A couple things that people often overlook about the Powerbook compared to the iBook: A better quality display and keyboard. Even at the same resolution, the 12" Powerbook has a much higher quality display than the 12" iBook, and the keyboard is really nice to type on.
    I say Powerbook all the way.

    Lee Tom
     
  3. maya macrumors 68040

    maya

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    Location:
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    #3
    That is misleading information the 12" display on the iBook and PowerBook is the SAME display.

    You statement holds water for the 15 and 17" displays when compared to the 14". :)

    It is not wise of Apple to place a shifty 12" in the iBook and a higher costing display in the PowerBook it would cost too much to carry and buy 2 types.

    The keyboard depends on users experience(s). :)
     
  4. maya macrumors 68040

    maya

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    #4
    Since the PowerBooks have been recently updated and if you have the funds I would buy either the 15 or 17" models.

    I bought a 12" iBook instead of a PowerBook was because I needed my notebook to be rugged, good WiFi signal reception, low cost (due to if I happen to loose it) and what I use it for. And at that time the PowerBooks were looking old.

    Plus the PowerBook update also has seen price drops which is always good. I am not too concerned with Tiger as my iBook may or may not take FULL advantage of ALL its features that said when Tiger is released I will still recoup the cost of my iBook and buy something that will SUPPORT Tiger with all its Jazzy features. So this was a WIN/WIN solution for me. I would not think of trading my iBook now for a PowerBook as Tiger is not released so no point.

    It all depends on your needs, for me the iBook made sense at the time of purchase and I do not find these updated PowerBooks anything to go crazy over so its up to you. If I didn't buy an iBook and the PowerBooks were updated a few months earlier I would have bought the 17" model. :)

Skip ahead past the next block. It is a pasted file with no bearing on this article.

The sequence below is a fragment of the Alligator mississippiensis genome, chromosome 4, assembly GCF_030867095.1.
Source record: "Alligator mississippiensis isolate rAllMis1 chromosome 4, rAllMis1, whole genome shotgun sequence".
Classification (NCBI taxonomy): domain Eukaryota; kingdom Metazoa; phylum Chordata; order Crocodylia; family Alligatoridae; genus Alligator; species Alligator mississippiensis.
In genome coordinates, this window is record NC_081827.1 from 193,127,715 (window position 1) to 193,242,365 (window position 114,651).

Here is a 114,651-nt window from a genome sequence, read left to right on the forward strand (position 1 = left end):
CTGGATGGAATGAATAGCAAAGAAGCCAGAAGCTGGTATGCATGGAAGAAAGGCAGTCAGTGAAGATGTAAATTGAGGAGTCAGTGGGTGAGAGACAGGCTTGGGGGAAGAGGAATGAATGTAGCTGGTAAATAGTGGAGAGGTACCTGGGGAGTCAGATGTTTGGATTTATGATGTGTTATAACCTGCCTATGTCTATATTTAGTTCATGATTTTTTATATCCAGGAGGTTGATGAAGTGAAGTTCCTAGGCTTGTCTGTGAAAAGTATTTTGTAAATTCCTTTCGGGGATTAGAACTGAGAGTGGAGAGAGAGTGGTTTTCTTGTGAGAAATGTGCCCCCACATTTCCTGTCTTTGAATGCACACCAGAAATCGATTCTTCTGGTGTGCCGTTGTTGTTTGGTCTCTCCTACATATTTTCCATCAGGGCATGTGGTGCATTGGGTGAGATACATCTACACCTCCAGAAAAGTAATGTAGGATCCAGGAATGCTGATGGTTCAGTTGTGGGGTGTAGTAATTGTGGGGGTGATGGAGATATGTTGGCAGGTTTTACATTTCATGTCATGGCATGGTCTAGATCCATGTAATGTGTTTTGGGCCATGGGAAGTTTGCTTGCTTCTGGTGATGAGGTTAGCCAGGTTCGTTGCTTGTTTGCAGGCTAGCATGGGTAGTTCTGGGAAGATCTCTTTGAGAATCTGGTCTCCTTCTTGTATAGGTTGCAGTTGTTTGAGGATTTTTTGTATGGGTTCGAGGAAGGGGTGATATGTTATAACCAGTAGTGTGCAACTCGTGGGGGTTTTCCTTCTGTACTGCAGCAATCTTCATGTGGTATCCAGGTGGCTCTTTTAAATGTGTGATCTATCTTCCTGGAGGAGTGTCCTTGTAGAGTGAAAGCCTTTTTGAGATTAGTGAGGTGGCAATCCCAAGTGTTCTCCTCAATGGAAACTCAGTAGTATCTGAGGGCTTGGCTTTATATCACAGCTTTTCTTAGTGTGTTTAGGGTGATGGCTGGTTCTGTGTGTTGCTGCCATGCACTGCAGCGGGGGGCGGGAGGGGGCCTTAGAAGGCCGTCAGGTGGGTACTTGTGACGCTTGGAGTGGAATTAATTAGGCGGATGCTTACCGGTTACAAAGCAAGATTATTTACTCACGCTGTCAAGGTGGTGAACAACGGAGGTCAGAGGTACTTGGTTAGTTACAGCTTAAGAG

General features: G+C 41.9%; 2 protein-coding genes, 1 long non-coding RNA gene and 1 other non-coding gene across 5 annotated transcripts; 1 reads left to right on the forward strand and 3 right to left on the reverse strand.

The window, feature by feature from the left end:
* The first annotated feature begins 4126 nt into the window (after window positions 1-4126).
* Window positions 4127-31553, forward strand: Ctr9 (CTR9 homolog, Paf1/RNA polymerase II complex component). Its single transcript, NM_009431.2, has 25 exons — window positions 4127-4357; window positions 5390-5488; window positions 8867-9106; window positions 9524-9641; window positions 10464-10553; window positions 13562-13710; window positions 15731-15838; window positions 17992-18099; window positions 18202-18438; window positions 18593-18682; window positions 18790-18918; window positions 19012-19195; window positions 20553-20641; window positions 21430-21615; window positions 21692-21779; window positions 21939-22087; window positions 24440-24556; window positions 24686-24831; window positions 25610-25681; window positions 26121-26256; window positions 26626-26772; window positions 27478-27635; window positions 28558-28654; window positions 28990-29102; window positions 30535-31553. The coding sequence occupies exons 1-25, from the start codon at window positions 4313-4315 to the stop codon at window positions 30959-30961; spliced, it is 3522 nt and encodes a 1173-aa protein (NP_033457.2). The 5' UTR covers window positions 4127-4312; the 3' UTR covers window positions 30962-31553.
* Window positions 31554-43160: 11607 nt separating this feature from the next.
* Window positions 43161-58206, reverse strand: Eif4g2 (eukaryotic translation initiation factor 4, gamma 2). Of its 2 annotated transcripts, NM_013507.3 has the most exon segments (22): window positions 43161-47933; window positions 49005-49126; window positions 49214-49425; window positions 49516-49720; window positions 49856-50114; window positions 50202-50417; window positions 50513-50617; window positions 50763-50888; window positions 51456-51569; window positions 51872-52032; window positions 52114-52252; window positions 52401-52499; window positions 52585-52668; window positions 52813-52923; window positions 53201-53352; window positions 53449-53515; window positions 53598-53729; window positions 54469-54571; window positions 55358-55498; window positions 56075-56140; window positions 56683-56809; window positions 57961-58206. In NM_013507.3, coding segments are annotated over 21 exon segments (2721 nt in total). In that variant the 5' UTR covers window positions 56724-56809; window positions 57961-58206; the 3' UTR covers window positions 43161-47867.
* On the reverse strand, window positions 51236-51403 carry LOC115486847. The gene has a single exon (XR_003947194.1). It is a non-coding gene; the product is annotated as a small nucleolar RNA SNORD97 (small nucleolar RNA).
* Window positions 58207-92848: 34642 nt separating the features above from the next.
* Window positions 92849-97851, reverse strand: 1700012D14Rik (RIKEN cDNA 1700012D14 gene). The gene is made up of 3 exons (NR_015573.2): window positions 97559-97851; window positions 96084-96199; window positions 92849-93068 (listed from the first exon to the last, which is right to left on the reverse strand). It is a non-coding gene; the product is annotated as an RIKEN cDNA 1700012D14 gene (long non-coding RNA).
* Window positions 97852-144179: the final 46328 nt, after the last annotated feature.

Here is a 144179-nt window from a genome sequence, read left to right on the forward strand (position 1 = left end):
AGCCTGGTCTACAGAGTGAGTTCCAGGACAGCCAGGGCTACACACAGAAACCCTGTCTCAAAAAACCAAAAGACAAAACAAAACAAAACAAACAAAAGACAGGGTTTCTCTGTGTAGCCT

5. mcgarry macrumors 6502a

    mcgarry

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    Oct 19, 2004
    #5
    I have no direct experience looking at the two screens (current iBooks and rev C/D PBs) side-by-side, but some users on these boards claim to see a difference, possibly because of the better video card, in some instances. I don't know about this.

    I can say that for me, there's no comparison on the keyboards, and that the current PB ones are the best I have ever used, laptop or desktop, but yes, that is a personal taste thing.

    The 15" PB is clearly the best computer in this bunch, on paper. The top two reasons I would see not to get it are either a desire for more extreme portability (12" PB being the smallest and lightest Mac laptop) or to save some money (the iBooks can be good deals). It's your needs, and your wallet.
     
  6. mcgarry macrumors 6502a

    mcgarry

    Joined:
    Oct 19, 2004
    #6
    sorry, double post by mistake ... a little too click-happy on the Bluetake this afternoon ... ironically this piece of garbage gets me to 100! sorry

    well, since it's here anyway, I'll use this post to once again say that despite what is written above, I've always been unclear on what people mean when they say the iBooks are more rugged. No computer likes to be dropped, kicked, or otherwise mistreated, whether encased in plastic or metal. But, now with the new HD technology in the PBs there finally might be some real difference after all. Or is it scratches you're concerned about? iBooks get those too, and furthermore sometimes a scratch is better than a break. Scratches are, in any case, cosmetic and easily avoidable, but have little to do with "ruggedness."

    To clarify, I'm not denying that they are somehow more rugged, I just don't see how. Maybe I'm missing something.
     
  7. maya macrumors 68040

    maya

    Joined:
    Oct 7, 2004
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    #7
    It could well be the reasoning of the different video card as the iBook line carries the ATI brand cards and the PowerBook 12" model carries the nVidia brand card.

    Odd things is the ATI cards are better for mobile no wonder Apple uses them on the top end of the PowerBook line, the nVidia seems out of place, could just be a reason to differenciate the 12" iBook and 12" PowerBook line. :p <-- though one has to ask why is the ATI card used on the TOP END is it is worse than the nVidia. :: questions, questions :: ;) :)